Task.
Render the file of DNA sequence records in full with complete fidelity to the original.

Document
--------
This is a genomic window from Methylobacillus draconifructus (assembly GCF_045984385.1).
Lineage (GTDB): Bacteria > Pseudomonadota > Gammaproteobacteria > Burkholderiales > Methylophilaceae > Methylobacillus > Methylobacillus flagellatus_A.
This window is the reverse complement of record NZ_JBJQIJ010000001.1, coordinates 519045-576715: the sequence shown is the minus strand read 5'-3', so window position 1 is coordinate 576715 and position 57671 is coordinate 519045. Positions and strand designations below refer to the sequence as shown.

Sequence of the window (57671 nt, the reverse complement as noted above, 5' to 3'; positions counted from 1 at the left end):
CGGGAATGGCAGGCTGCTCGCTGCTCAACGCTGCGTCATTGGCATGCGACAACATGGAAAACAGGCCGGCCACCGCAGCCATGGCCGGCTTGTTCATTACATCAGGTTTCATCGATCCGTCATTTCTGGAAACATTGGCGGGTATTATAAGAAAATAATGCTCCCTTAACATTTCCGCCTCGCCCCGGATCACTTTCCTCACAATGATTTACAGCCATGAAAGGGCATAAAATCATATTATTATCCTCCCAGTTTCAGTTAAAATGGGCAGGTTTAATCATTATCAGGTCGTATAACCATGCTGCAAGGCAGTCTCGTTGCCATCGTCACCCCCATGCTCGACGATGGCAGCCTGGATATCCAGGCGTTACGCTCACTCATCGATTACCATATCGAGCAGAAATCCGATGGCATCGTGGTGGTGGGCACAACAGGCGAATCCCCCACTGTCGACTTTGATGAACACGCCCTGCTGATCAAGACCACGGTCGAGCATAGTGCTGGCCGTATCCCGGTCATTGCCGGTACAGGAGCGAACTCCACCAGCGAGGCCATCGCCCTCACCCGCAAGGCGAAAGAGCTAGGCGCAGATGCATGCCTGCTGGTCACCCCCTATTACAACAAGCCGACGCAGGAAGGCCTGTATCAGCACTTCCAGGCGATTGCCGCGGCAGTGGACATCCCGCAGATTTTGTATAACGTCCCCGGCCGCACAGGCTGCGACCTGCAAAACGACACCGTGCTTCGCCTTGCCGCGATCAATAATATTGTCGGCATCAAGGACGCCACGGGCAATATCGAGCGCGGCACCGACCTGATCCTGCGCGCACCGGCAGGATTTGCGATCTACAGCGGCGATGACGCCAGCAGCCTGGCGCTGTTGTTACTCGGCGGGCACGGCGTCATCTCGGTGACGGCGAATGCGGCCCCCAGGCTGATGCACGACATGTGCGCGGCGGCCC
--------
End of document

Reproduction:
This is a genomic window from Methylobacillus draconifructus (assembly GCF_045984385.1).
Lineage (GTDB): Bacteria > Pseudomonadota > Gammaproteobacteria > Burkholderiales > Methylophilaceae > Methylobacillus > Methylobacillus flagellatus_A.
This window is the reverse complement of record NZ_JBJQIJ010000001.1, coordinates 519045-576715: the sequence shown is the minus strand read 5'-3', so window position 1 is coordinate 576715 and position 57671 is coordinate 519045. Positions and strand designations below refer to the sequence as shown.

Sequence of the window (57671 nt, the reverse complement as noted above, 5' to 3'; positions counted from 1 at the left end):
CGGGAATGGCAGGCTGCTCGCTGCTCAACGCTGCGTCATTGGCATGCGACAACATGGAAAACAGGCCGGCCACCGCAGCCATGGCCGGCTTGTTCATTACATCAGGTTTCATCGATCCGTCATTTCTGGAAACATTGGCGGGTATTATAAGAAAATAATGCTCCCTTAACATTTCCGCCTCGCCCCGGATCACTTTCCTCACAATGATTTACAGCCATGAAAGGGCATAAAATCATATTATTATCCTCCCAGTTTCAGTTAAAATGGGCAGGTTTAATCATTATCAGGTCGTATAACCATGCTGCAAGGCAGTCTCGTTGCCATCGTCACCCCCATGCTCGACGATGGCAGCCTGGATATCCAGGCGTTACGCTCACTCATCGATTACCATATCGAGCAGAAATCCGATGGCATCGTGGTGGTGGGCACAACAGGCGAATCCCCCACTGTCGACTTTGATGAACACGCCCTGCTGATCAAGACCACGGTCGAGCATAGTGCTGGCCGTATCCCGGTCATTGCCGGTACAGGAGCGAACTCCACCAGCGAGGCCATCGCCCTCACCCGCAAGGCGAAAGAGCTAGGCGCAGATGCATGCCTGCTGGTCACCCCCTATTACAACAAGCCGACGCAGGAAGGCCTGTATCAGCACTTCCAGGCGATTGCCGCGGCAGTGGACATCCCGCAGATTTTGTATAACGTCCCCGGCCGCACAGGCTGCGACCTGCAAAACGACACCGTGCTTCGCCTTGCCGCGATCAATAATATTGTCGGCATCAAGGACGCCACGGGCAATATCGAGCGCGGCACCGACCTGATCCTGCGCGCACCGGCAGGATTTGCGATCTACAGCGGCGATGACGCCAGCAGCCTGGCGCTGTTGTTACTCGGCGGGCACGGCGTCATCTCGGTGACGGCGAATGCGGCCCCCAGGCTGATGCACGACATGTGCGCGGCGGCCC